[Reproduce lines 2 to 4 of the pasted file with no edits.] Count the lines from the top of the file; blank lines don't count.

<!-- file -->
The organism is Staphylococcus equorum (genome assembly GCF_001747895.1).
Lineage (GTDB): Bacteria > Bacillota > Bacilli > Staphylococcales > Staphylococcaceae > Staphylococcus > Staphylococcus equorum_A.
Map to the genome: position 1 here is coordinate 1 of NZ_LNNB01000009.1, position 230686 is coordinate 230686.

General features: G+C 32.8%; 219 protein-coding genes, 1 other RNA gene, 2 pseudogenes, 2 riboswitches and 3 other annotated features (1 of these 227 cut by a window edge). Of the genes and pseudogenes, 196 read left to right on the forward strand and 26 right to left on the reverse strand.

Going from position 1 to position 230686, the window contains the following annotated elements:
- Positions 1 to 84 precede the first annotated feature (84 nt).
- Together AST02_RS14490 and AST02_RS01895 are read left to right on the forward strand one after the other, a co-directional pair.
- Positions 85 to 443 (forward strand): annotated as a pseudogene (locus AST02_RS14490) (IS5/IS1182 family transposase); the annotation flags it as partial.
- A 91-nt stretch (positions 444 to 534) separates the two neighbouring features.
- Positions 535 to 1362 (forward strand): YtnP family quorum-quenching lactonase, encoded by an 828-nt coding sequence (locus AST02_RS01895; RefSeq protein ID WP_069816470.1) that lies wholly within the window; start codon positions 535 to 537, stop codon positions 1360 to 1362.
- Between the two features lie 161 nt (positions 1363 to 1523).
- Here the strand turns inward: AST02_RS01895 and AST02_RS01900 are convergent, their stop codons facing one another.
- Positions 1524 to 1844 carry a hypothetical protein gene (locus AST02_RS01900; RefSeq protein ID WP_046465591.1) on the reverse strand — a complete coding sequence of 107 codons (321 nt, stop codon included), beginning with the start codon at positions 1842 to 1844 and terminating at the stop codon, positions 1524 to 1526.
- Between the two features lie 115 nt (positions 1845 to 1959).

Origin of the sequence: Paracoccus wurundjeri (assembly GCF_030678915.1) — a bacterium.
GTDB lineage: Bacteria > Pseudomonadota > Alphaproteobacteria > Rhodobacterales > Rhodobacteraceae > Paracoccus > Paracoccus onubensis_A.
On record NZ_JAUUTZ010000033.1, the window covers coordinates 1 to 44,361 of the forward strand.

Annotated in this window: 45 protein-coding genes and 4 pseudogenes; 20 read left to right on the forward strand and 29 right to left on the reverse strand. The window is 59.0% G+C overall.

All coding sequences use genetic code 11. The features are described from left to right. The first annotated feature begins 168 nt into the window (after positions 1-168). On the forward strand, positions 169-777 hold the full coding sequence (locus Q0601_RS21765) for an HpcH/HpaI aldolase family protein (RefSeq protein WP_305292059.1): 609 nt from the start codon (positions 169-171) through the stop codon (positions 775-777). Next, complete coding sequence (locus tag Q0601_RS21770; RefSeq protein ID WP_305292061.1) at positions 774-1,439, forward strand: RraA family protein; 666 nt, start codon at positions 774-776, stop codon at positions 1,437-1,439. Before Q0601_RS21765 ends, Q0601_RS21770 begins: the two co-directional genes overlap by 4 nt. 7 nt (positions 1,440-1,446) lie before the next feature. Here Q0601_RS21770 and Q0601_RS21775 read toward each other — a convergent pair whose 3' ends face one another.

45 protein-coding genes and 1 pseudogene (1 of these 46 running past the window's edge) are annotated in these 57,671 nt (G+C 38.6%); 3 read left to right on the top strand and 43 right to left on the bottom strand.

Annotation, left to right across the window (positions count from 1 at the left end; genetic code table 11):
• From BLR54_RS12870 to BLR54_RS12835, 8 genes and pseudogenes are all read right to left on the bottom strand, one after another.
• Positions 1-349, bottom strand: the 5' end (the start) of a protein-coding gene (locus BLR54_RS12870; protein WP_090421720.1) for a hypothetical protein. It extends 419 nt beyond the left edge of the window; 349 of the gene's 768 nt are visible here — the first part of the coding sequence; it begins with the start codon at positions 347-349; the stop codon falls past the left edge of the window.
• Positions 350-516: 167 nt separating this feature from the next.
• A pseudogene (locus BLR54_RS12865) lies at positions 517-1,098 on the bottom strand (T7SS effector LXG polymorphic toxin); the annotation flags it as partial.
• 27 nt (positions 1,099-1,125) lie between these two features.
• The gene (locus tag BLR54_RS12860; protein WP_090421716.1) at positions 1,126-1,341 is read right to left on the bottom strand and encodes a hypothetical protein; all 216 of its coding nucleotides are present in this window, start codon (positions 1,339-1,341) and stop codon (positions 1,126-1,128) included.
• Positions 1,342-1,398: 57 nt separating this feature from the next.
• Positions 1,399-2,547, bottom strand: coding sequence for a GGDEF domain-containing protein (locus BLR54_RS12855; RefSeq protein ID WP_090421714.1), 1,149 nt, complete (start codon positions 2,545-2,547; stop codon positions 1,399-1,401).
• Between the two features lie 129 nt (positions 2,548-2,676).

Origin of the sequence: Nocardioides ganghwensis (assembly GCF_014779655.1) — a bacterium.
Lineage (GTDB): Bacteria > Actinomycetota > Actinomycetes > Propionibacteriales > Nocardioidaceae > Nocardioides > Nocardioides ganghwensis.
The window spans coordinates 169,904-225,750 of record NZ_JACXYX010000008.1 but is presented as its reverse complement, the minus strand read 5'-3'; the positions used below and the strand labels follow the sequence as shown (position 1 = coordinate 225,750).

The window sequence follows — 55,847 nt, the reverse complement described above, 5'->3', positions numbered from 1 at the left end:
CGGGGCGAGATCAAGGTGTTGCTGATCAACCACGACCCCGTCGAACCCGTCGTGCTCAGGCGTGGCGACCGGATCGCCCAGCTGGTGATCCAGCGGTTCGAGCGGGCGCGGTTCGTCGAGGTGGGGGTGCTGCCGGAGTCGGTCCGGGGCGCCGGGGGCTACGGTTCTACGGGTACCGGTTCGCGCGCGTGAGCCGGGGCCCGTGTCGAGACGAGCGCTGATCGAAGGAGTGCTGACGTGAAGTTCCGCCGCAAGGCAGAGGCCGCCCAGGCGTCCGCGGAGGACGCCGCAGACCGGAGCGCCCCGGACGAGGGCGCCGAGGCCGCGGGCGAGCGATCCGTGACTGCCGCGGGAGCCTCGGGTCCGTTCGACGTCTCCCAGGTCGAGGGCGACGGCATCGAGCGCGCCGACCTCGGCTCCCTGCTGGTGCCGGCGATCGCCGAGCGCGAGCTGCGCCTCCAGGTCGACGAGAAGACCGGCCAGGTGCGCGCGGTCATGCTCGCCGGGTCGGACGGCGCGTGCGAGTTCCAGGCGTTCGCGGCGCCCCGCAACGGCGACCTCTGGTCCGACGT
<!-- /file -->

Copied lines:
Lineage (GTDB): Bacteria > Bacillota > Bacilli > Staphylococcales > Staphylococcaceae > Staphylococcus > Staphylococcus equorum_A.
Map to the genome: position 1 here is coordinate 1 of NZ_LNNB01000009.1, position 230686 is coordinate 230686.

General features: G+C 32.8%; 219 protein-coding genes, 1 other RNA gene, 2 pseudogenes, 2 riboswitches and 3 other annotated features (1 of these 227 cut by a window edge). Of the genes and pseudogenes, 196 read left to right on the forward strand and 26 right to left on the reverse strand.